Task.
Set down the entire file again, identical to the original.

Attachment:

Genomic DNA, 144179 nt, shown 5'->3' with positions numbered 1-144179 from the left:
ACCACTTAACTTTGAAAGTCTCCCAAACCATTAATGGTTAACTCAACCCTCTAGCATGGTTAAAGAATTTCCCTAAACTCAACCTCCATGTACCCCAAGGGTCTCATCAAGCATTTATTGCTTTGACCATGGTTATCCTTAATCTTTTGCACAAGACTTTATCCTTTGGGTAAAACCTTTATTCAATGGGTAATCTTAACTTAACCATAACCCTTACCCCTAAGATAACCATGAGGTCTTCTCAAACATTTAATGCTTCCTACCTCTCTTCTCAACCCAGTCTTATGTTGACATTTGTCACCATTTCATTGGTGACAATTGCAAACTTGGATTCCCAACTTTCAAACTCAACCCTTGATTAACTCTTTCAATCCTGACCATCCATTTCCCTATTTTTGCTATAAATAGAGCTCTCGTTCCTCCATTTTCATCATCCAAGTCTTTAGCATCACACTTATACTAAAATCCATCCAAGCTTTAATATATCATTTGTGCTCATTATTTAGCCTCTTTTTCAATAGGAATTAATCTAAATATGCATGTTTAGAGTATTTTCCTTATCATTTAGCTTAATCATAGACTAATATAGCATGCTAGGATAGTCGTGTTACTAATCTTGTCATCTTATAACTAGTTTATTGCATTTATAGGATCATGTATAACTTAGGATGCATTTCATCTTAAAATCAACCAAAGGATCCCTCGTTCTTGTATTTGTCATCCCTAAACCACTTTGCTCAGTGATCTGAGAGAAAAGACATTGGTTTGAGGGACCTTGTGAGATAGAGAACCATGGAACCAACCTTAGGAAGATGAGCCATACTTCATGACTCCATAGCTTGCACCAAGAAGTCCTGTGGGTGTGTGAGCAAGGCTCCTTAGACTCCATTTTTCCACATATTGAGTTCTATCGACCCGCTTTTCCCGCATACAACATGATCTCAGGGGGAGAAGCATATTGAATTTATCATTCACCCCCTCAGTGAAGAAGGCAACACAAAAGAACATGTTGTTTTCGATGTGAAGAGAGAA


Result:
Genomic DNA, 144179 nt, shown 5'->3' with positions numbered 1-144179 from the left:
ACCACTTAACTTTGAAAGTCTCCCAAACCATTAATGGTTAACTCAACCCTCTAGCATGGTTAAAGAATTTCCCTAAACTCAACCTCCATGTACCCCAAGGGTCTCATCAAGCATTTATTGCTTTGACCATGGTTATCCTTAATCTTTTGCACAAGACTTTATCCTTTGGGTAAAACCTTTATTCAATGGGTAATCTTAACTTAACCATAACCCTTACCCCTAAGATAACCATGAGGTCTTCTCAAACATTTAATGCTTCCTACCTCTCTTCTCAACCCAGTCTTATGTTGACATTTGTCACCATTTCATTGGTGACAATTGCAAACTTGGATTCCCAACTTTCAAACTCAACCCTTGATTAACTCTTTCAATCCTGACCATCCATTTCCCTATTTTTGCTATAAATAGAGCTCTCGTTCCTCCATTTTCATCATCCAAGTCTTTAGCATCACACTTATACTAAAATCCATCCAAGCTTTAATATATCATTTGTGCTCATTATTTAGCCTCTTTTTCAATAGGAATTAATCTAAATATGCATGTTTAGAGTATTTTCCTTATCATTTAGCTTAATCATAGACTAATATAGCATGCTAGGATAGTCGTGTTACTAATCTTGTCATCTTATAACTAGTTTATTGCATTTATAGGATCATGTATAACTTAGGATGCATTTCATCTTAAAATCAACCAAAGGATCCCTCGTTCTTGTATTTGTCATCCCTAAACCACTTTGCTCAGTGATCTGAGAGAAAAGACATTGGTTTGAGGGACCTTGTGAGATAGAGAACCATGGAACCAACCTTAGGAAGATGAGCCATACTTCATGACTCCATAGCTTGCACCAAGAAGTCCTGTGGGTGTGTGAGCAAGGCTCCTTAGACTCCATTTTTCCACATATTGAGTTCTATCGACCCGCTTTTCCCGCATACAACATGATCTCAGGGGGAGAAGCATATTGAATTTATCATTCACCCCCTCAGTGAAGAAGGCAACACAAAAGAACATGTTGTTTTCGATGTGAAGAGAGAA